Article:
The strategies discussed are strictly for illustrative and educational purposes and are not a recommendation, offer or solicitation to buy or sell any securities or to adopt any investment strategy. There is no guarantee that any strategies discussed will be effective.

This material contains general information only and does not take into account an individual’s financial circumstances. This information should not be relied upon as a primary basis for an investment decision. Rather, an assessment should be made as to whether the information is appropriate in individual circumstances and consideration should be given to talking to a financial advisor before making an investment decision.

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Before considering an investment in the Fund, you should understand that you could lose money.

Investments in REITs are subject to the risks associated with the real estate market and mortgage investing. These risks include fluctuating property values, changes in interest rates, property taxes and mortgage-related risks.

Dividends fluctuate and are subject to change.  There is no guarantee they will continue to be paid. While dividends may cushion returns in down markets, investments are still subject to loss of principal amount invested.

As the Fund’s investments are concentrated in the real estate sector, it is exposed to concentration risk, interest rate risk, leverage risk, property risk and management risk. The Fund is concentrated in small capitalization companies, whose stock prices generally are more volatile than those of larger companies. The Fund is non-diversified and is susceptible to greater losses if a single portfolio investment declines than would a diversified fund. The Fund is not suitable for all investors. Investors in the Fund should be willing to accept a high degree of volatility in the price of the Fund’s Shares and the possibility of significant losses. An investment in the Fund involves a substantial degree of risk and the Fund does not represent a complete investment program. The IQ US Real Estate Small Cap Index is the exclusive property of IndexIQ which has contracted with Solactive to maintain and calculate the Index. IndexIQ® and IQ® are registered service marks of IndexIQ.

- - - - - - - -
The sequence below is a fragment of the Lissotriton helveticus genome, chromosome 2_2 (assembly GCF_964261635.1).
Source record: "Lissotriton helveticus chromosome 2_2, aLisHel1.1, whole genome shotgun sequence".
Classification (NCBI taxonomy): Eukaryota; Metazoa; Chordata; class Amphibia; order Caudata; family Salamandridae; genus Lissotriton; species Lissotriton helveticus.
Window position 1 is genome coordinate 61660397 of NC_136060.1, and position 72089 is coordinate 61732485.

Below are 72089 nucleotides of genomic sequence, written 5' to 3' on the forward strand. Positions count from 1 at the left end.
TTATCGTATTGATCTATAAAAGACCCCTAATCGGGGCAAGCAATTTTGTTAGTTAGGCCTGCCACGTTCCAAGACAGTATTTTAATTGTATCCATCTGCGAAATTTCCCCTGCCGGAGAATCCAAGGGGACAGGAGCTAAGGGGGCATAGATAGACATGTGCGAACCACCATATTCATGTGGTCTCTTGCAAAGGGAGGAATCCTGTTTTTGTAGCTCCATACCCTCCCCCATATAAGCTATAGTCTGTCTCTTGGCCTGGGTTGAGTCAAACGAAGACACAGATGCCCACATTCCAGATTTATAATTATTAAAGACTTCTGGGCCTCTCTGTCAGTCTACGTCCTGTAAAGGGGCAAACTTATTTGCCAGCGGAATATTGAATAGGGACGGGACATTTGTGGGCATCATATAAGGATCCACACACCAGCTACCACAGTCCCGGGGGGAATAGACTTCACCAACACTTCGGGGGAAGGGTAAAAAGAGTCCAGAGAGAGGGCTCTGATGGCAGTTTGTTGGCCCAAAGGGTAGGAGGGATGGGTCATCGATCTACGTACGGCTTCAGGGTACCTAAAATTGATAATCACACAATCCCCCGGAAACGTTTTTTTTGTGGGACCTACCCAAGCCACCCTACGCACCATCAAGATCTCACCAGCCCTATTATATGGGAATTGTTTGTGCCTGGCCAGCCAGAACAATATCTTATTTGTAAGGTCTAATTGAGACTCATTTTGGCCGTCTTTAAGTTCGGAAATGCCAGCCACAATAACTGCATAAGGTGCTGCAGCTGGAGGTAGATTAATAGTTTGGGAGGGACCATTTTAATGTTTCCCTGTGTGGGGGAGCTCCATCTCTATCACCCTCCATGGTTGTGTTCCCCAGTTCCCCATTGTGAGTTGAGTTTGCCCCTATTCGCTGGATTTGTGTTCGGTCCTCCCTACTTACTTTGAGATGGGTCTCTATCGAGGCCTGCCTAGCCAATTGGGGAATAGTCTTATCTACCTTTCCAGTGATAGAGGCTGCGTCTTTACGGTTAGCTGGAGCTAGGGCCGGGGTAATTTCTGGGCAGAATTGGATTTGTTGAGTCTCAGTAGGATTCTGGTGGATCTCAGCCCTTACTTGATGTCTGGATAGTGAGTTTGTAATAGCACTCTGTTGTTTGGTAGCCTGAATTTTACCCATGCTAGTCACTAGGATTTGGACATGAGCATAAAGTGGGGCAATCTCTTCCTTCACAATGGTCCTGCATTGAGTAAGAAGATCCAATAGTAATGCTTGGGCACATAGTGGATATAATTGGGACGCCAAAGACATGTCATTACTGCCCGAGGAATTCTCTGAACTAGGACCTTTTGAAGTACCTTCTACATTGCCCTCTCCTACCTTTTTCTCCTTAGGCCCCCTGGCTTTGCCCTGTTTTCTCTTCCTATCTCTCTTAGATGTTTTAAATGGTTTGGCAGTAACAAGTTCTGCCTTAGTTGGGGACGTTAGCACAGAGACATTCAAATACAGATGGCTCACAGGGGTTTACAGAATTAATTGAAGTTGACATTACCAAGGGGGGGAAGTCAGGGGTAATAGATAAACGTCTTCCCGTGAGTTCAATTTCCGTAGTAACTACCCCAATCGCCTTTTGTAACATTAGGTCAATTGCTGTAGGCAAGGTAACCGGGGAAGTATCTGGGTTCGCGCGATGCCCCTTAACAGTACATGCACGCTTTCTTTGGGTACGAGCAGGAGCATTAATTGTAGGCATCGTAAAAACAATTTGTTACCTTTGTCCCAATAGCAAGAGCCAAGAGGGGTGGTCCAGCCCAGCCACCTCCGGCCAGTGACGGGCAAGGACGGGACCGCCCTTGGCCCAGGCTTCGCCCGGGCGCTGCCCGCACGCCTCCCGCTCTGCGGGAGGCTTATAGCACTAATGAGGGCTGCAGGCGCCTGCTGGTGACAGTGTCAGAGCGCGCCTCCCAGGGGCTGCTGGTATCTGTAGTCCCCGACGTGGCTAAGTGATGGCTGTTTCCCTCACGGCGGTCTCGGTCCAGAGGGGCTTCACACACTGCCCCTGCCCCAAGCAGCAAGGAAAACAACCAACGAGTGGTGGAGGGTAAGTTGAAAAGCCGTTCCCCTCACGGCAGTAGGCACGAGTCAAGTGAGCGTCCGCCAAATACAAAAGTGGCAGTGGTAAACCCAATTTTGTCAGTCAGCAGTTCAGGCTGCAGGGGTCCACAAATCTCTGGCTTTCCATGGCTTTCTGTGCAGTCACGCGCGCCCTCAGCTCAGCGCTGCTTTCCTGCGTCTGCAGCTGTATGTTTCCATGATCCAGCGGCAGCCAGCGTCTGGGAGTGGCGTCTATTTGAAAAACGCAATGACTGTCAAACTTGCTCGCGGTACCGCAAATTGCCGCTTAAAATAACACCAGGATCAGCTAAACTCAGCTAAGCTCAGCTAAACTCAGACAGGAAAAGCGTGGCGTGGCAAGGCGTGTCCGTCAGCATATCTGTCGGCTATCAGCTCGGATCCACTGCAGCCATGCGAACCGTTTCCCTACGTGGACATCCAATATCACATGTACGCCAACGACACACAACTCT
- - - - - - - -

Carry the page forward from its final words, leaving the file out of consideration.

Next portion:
The REIT-focused FTSE Nareit U.S. Real Estate Index Series tracks the performance of the U.S. REIT industry at both an industry-wide level and on a sector-by-sector basis.

“New York Life Investments” is both a service mark, and the common trade name, of the investment advisors affiliated with New York Life Insurance Company. IndexIQ® is an indirect wholly owned subsidiary of New York Life Investment Management Holdings LLC and serves as the advisor to the IndexIQ ETFs. ALPS Distributors, Inc. (ALPS) is the principal underwriter of the ETFs. NYLIFE Distributors LLC is a distributor of the ETFs. NYLIFE Distributors LLC is located at 30 Hudson Street, Jersey City, NJ 07302. ALPS Distributors, Inc. is not affiliated with NYLIFE Distributors LLC. NYLIFE Distributors LLC is a Member FINRA/SIPC.


Salvatore J. Bruno

Chief Investment Officer and Managing Director | IndexIQ

Sal is Chief Investment Officer at IndexIQ, where his primary responsibility includes developing and maintaining the firm’s investment strategies. Sal joined IndexIQ in 2007 from Deutsche Asset Management (DeAM) where he held a number of senior positions

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IndexIQ, a New York Life Investments Company, is a trusted provider of innovative financial solutions. IndexIQ ETFs are built and delivered in a way that provides exposures that investors can rely on. A subsidiary of one of the oldest and largest life insurance companies in the world, we have a solid foundation and the resources to continue our culture of innovation…